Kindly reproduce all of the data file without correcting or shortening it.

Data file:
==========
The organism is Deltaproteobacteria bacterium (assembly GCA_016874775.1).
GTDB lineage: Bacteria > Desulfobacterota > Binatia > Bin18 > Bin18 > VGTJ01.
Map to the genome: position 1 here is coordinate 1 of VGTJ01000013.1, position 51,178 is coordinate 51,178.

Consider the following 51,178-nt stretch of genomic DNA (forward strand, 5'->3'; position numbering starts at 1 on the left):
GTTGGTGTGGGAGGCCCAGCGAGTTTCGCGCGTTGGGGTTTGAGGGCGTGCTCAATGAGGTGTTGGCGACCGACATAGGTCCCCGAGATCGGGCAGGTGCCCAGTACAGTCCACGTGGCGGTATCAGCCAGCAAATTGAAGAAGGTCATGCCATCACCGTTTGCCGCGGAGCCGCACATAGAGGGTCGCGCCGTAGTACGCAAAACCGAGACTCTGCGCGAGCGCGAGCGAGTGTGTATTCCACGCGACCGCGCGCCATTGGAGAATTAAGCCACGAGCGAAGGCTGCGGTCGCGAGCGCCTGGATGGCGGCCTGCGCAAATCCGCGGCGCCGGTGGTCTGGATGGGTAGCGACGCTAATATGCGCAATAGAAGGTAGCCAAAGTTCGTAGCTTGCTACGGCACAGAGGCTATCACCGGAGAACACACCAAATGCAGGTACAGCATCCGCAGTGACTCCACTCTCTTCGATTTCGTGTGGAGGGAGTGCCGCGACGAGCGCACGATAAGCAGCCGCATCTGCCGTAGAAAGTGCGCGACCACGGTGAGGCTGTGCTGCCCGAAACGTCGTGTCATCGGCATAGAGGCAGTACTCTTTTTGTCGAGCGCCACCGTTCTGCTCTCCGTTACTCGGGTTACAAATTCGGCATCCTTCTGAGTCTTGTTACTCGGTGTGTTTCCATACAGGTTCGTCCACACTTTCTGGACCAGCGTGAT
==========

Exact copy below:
The organism is Deltaproteobacteria bacterium (assembly GCA_016874775.1).
GTDB lineage: Bacteria > Desulfobacterota > Binatia > Bin18 > Bin18 > VGTJ01.
Map to the genome: position 1 here is coordinate 1 of VGTJ01000013.1, position 51,178 is coordinate 51,178.

Consider the following 51,178-nt stretch of genomic DNA (forward strand, 5'->3'; position numbering starts at 1 on the left):
GTTGGTGTGGGAGGCCCAGCGAGTTTCGCGCGTTGGGGTTTGAGGGCGTGCTCAATGAGGTGTTGGCGACCGACATAGGTCCCCGAGATCGGGCAGGTGCCCAGTACAGTCCACGTGGCGGTATCAGCCAGCAAATTGAAGAAGGTCATGCCATCACCGTTTGCCGCGGAGCCGCACATAGAGGGTCGCGCCGTAGTACGCAAAACCGAGACTCTGCGCGAGCGCGAGCGAGTGTGTATTCCACGCGACCGCGCGCCATTGGAGAATTAAGCCACGAGCGAAGGCTGCGGTCGCGAGCGCCTGGATGGCGGCCTGCGCAAATCCGCGGCGCCGGTGGTCTGGATGGGTAGCGACGCTAATATGCGCAATAGAAGGTAGCCAAAGTTCGTAGCTTGCTACGGCACAGAGGCTATCACCGGAGAACACACCAAATGCAGGTACAGCATCCGCAGTGACTCCACTCTCTTCGATTTCGTGTGGAGGGAGTGCCGCGACGAGCGCACGATAAGCAGCCGCATCTGCCGTAGAAAGTGCGCGACCACGGTGAGGCTGTGCTGCCCGAAACGTCGTGTCATCGGCATAGAGGCAGTACTCTTTTTGTCGAGCGCCACCGTTCTGCTCTCCGTTACTCGGGTTACAAATTCGGCATCCTTCTGAGTCTTGTTACTCGGTGTGTTTCCATACAGGTTCGTCCACACTTTCTGGACCAGCGTGAT